Uninformed Editor by FHMNA President David Buzanowski who did not use the word “uninformed” in his text which he originally entitled “A New Game in Town”. The Falmouth Enterprise penned the new title calling its Editor uninformed.  FHMNA emailed the full text to members 4/5/23.

“Don’t Freak Out” by Barry Funfar (Ridgeview Drive, Falmouth) printed but not posted online.

If there is profit to be made, Royal Dutch Shell will get the wind farm built regardless of this town allowing a landfall and electric substation.

Protect Graveyardby Dean Fachon (West Falmouth Highway, West Falmouth)

I oppose the SouthCoast Wind project, and I vehemently oppose building an electrical conversion substation next to Oak Grove Cemetery. [a registered National Historic Landmark and an established town treasure…  The relentless low-level hum from this station would intrude on the cemetery’s cherished serenity as well as the peace and quiet of our neighbors 24 hours a day, seven days a week, 365 days a year…   not unlike that which necessitated the decommissioning and removal of the windmills off Brick Kiln Road.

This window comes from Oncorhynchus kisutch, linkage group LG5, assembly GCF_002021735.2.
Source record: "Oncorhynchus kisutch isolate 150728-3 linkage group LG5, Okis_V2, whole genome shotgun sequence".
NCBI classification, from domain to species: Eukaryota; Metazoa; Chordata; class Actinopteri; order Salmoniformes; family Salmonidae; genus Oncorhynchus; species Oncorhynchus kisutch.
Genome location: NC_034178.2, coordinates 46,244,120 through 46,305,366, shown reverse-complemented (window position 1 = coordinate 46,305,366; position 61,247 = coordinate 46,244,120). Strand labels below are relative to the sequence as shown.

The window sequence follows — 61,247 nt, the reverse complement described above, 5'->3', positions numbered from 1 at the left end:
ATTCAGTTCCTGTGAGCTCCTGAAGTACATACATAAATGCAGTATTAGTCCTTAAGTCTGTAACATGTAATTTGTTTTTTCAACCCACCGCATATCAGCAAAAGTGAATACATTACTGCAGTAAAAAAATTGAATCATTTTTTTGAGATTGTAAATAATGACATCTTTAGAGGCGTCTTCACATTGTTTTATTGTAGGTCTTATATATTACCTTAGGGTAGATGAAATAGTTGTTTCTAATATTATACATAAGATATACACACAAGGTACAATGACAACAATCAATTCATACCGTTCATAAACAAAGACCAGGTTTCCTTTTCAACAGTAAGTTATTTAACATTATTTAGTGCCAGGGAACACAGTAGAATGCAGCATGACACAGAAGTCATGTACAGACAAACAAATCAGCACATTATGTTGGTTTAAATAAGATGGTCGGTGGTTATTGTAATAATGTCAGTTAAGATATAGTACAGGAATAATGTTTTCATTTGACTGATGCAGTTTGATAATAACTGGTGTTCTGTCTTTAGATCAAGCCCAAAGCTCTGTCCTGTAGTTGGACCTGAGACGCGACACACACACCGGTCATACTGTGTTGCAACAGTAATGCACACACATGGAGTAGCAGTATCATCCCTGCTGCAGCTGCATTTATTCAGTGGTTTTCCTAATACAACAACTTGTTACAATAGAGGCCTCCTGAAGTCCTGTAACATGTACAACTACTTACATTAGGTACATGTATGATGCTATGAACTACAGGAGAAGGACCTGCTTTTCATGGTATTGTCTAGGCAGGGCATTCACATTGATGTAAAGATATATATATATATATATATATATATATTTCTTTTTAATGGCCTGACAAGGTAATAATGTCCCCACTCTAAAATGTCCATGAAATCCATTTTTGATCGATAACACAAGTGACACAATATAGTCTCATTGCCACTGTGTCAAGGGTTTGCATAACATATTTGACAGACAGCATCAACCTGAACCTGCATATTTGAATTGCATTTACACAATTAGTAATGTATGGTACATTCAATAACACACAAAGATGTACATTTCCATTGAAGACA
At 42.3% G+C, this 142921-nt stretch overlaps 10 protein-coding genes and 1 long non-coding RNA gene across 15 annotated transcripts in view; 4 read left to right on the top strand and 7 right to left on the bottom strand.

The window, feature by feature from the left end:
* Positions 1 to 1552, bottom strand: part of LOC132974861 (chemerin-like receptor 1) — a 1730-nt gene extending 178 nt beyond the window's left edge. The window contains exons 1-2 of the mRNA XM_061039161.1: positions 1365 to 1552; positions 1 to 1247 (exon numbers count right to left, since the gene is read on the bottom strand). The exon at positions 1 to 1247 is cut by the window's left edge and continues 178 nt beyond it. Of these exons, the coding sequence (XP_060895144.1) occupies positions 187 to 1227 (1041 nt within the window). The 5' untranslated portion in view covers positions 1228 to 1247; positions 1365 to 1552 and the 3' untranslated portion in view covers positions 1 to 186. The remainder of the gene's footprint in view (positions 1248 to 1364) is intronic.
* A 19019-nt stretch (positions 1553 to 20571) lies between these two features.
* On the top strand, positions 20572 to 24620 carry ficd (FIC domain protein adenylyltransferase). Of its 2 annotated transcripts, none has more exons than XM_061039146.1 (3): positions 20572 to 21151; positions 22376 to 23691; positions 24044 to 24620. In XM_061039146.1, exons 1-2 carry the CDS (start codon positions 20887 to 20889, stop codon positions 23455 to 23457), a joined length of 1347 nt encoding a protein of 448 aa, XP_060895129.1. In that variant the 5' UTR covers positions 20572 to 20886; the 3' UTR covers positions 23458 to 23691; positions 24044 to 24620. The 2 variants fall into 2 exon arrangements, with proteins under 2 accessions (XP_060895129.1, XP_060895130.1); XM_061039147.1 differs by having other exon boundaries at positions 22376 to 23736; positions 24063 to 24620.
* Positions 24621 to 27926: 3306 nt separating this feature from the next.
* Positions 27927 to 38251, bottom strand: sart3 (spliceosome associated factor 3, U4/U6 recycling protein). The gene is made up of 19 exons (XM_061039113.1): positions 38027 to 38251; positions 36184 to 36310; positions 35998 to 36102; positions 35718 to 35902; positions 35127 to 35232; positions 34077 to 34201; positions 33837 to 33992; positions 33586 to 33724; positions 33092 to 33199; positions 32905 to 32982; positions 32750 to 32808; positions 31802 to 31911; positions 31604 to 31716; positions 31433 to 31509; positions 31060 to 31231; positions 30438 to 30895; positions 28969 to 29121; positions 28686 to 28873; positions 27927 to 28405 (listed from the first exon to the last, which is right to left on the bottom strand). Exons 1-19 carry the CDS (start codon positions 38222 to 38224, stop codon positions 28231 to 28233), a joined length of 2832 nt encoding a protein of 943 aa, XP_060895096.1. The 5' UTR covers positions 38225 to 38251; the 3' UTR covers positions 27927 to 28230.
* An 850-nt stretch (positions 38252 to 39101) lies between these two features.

“Preserve Neighborhood” by Mike Galis (Russell Road, Falmouth Heights) printed but not posted online.

If cables must come through Falmouth, there are several places where infrastructure can connect to Route 28 directly from the ocean without impact to residential neighborhoods.  For example, Waquoit Bay in Falmouth.

Neighbor Supports Windby Lucy B. Young (Hamilton Street, Teaticket)

I urge Falmouth residents to consider the facts of changing climate over the emotional rhetoric of current SouthCoast Wind discussions.  2016 Paris climate agreement was nonbinding, unenforceable and unheeded.  A new report by the Intergovernmental Panel on Climate Change (IPCC) says that our planet is likely to cross a critical threshold for global warming within the next decade…  Climate change is also disrupting the jet stream   causing   reroutes, longer flight segments, more turbulence and more fuel consumption… It is time to move ahead with the SouthCoast Wind.

Climate Action Nowby Elizabeth R. Beardsley (Spencer Baird Road, Woods Hole)

Two weeks ago, the Intergovernmental Panel on Climate Change (IPCC)—the United Nations body responsible for assessing the science of climate—issued its Sixth Assessment Report.  The IPCC emphasizes the increasing availability of solutions to achieve the needed “deep, rapid and sustained reductions” in greenhouse gas pollution.  The Town of Falmouth has a unique opportunity to be on the right side of history. 

Letters to the Editor regarding proposed Outfall Pipe